Cover, Legends of the Dark Knight 1, PN6728.B3955 COMICS, John J. Burns Library

While many Batman story arcs and graphic novels seem to have ubiquitous reach in the comic world – The Killing Joke, The Long Halloween, and The Dark Knight Returns to name just a few – there are some lesser known stories that are just as memorable and creative. One such story, “Gothic”, was originally printed from April to August 1990 in issues #6-#10 of Legends of the Dark Knight. Burns Library has the first 99 issues in the Edward J. Kane Collection of comics. This was a new series from DC, and the first solo Batman title since 1940. Legends of the Dark Knight was “DC’s first comic created to present separate stories by different creative teams…[and] to tell stories that…stand alone, outside the regular continuity of Batman and Detective Comics.” (Issue #1) The first story arc titled “Shaman” was written by Dennis O’Neil. O’Neil was a well known writer at this point, having created iconic characters such as Ra’s Al Ghul and the infamous Arkham Asylum – where the criminally insane of Batman’s rogue’s gallery spend most of their time between altercations with the Dark Knight.

Cover, Legends of the Dark Knight 6, PN6728.B3955 COMICS, John J. Burns Library

The second story arc of Legends of the Dark Knight, “Gothic”, was written by a comparatively unknown writer in the Batman universe: Grant Morrison. Though Morrison had successful runs on Animal Man and Doom Patrol, his first foray writing Batman was the graphic novel Arkham Asylum published in October 1989, just six months before “Gothic” was published. Though Arkham Asylum was a commercial success, there was no guarantee Morrison would be able to duplicate that with his story arc on Legends of the Dark Knight.

Title page Legends of the Dark Knight 6, PN6728.B3955 COMICS, John J. Burns Library

Each issue of “Gothic” begins with a stylized title page reminiscent of gothic romance tales. They each include a different quote from literary works such as Hamlet, Doctor Faustus and The Rime of the Ancient Mariner. It’s easy to see right away, that this isn’t your typical superhero tale.

The story itself begins with a pair of criminals torturing a third man for information about a missing shipment. Suddenly from out of the shadows comes a voice reciting poetry. When one gangster goes to investigate, he doesn’t come back. When the second goes to investigate, he finds a small record player along with a notecard containing some poetry. Out from the shadows steps a man in a trench coat “Remember me?” he says and you can see the panic and sheer terror in the eyes of the man being addressed. It’s clear he absolutely does remember the stranger and is terrified by it. This is our first introduction to Mr. Whisper. Throughout the rest of the issue we see Mr. Whisper bumping off mobsters. The terror-stricken criminals of Gotham have no choice and call on Batman with their own makeshift inverted bat signal. But will Batman answer the call? You have to wait until the next issue to find out!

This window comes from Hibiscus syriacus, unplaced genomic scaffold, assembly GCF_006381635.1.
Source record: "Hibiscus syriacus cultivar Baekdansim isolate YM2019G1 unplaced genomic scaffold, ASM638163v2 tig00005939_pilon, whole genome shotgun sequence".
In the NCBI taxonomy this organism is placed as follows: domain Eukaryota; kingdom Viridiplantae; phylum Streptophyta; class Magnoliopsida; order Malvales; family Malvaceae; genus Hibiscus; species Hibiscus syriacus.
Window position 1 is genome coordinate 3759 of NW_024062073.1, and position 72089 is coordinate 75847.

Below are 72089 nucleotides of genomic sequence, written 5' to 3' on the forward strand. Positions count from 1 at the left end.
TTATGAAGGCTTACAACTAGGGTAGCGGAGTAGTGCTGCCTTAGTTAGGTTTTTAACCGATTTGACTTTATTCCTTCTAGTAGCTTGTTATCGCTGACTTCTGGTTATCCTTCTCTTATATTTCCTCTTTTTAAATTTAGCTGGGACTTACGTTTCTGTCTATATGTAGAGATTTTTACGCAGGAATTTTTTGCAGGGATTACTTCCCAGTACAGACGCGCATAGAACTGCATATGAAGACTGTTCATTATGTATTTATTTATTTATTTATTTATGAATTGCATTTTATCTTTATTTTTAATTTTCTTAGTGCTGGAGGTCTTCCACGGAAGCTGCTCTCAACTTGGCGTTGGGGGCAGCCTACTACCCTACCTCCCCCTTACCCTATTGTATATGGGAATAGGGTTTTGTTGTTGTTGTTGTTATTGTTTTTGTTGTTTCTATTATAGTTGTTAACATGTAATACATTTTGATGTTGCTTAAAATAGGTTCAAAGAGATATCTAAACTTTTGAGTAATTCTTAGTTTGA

Batman sees the inverted bat signal, Legends of the Dark Knight 6, PN6728.B3955 COMICS, John J. Burns Library

Of course, Batman is furious at being summoned by the criminals of Gotham that he crusades against. We do get some background on Mr. Whisper, however. He was supposedly killed 20 years previously by this very group of men, and now, those mobsters are being murdered one by one under mysterious circumstances. Somehow Mr. Whisper has returned from the dead. Batman is not interested in helping the criminals. “This city is sick. Its people are sick with fear. Now you know what it feels like. You and your kind have turned Gotham City into a Hell. Now rot in it.” The idea of Hell runs throughout the story arc, in issue six Batman even refers to himself as the “King of Hell” when intimidating some muggers.

Batman intimidating a mugger, Legends of the Dark Knight 6, PN6728.B3955 COMICS, John J. Burns Library

During the meeting, there is something said by the mobsters that reminds Batman of his childhood, Mr. Whisper doesn’t have a shadow. Batman recounts a story to Alfred, his trusted butler. When Bruce was at boarding school, he got in trouble by the headmaster, a man named Mr. Winchester. The headmaster favored corporal punishment and when Bruce leaned over a desk to receive his spanking, he noticed that the headmaster did not have a shadow. He swore he must have imagined it and never told anyone about it. Soon after the incident the headmaster was gone, involved in some kind of scandal. Could there be a connection between Mr. Whisper and Mr. Winchester?

One of Bruce’s nightmares, Legends of the Dark Knight 7, PN6728.B3955 COMICS, John J. Burns Library

Another interesting part of the story is that Batman is having recurring nightmares. He can’t quite figure them out, but they always involve his father, a strange warning about “turning the rose” and flashbacks to his childhood. There’s a cathedral floating on a boat and what looks to be zombies. Are the nightmares somehow connected to the return of Mr. Whisper?

Despite what Batman said to the mobsters, he still interferes when Mr. Whisper is in the midst of his latest murder. Batman crashes a penthouse suite and chases Mr. Whisper through the rooftops of Gotham. When Mr. Whisper plummets hundreds of feet to the ground and simply walks away we’re left with the true understanding of just how terrifying Mr. Whisper is. It seems nothing can kill him. Having seen Mr. Whisper up close, Batman has confirmed that it is indeed the same person as his headmaster, Mr. Winchester. But though it’s been twenty years, Mr. Winchester hasn’t aged a day.

Will Batman be able to discover the true identity of Mr. Whisper? Will he uncover the larger, more sinister plot beyond simple revenge? Why does Batman keep having nightmares about a cathedral and roses? If you want to answer any of these questions, what better place to read these comics than amidst the collegiate gothic architecture of the Burns Library?